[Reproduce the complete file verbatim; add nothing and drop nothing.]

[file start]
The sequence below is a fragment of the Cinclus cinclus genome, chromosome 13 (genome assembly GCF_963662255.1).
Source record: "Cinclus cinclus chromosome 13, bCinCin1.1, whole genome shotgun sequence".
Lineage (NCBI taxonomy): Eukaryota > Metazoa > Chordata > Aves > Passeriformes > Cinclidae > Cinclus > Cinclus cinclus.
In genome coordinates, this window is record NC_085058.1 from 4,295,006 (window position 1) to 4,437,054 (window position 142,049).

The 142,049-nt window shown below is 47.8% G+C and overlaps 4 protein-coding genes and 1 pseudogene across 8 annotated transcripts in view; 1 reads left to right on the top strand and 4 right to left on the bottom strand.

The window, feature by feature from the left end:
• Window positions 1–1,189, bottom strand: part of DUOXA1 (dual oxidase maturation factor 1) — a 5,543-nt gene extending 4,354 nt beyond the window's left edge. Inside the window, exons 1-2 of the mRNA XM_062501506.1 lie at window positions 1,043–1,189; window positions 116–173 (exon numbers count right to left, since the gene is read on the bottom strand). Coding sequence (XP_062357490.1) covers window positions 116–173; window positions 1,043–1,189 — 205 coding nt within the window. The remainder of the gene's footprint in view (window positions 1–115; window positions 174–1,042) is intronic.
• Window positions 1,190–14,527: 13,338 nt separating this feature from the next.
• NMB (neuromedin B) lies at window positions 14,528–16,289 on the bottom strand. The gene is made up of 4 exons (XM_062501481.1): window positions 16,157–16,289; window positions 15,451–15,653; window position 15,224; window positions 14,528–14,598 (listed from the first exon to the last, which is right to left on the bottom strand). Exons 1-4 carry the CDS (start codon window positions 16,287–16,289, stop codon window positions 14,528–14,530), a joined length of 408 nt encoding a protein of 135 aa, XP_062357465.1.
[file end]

The sequence below is a fragment of the Cinclus cinclus genome, chromosome 13 (genome assembly GCF_963662255.1).
Source record: "Cinclus cinclus chromosome 13, bCinCin1.1, whole genome shotgun sequence".
Lineage (NCBI taxonomy): Eukaryota > Metazoa > Chordata > Aves > Passeriformes > Cinclidae > Cinclus > Cinclus cinclus.
In genome coordinates, this window is record NC_085058.1 from 4,295,006 (window position 1) to 4,437,054 (window position 142,049).

The 142,049-nt window shown below is 47.8% G+C and overlaps 4 protein-coding genes and 1 pseudogene across 8 annotated transcripts in view; 1 reads left to right on the top strand and 4 right to left on the bottom strand.

The window, feature by feature from the left end:
• Window positions 1–1,189, bottom strand: part of DUOXA1 (dual oxidase maturation factor 1) — a 5,543-nt gene extending 4,354 nt beyond the window's left edge. Inside the window, exons 1-2 of the mRNA XM_062501506.1 lie at window positions 1,043–1,189; window positions 116–173 (exon numbers count right to left, since the gene is read on the bottom strand). Coding sequence (XP_062357490.1) covers window positions 116–173; window positions 1,043–1,189 — 205 coding nt within the window. The remainder of the gene's footprint in view (window positions 1–115; window positions 174–1,042) is intronic.
• Window positions 1,190–14,527: 13,338 nt separating this feature from the next.
• NMB (neuromedin B) lies at window positions 14,528–16,289 on the bottom strand. The gene is made up of 4 exons (XM_062501481.1): window positions 16,157–16,289; window positions 15,451–15,653; window position 15,224; window positions 14,528–14,598 (listed from the first exon to the last, which is right to left on the bottom strand). Exons 1-4 carry the CDS (start codon window positions 16,287–16,289, stop codon window positions 14,528–14,530), a joined length of 408 nt encoding a protein of 135 aa, XP_062357465.1.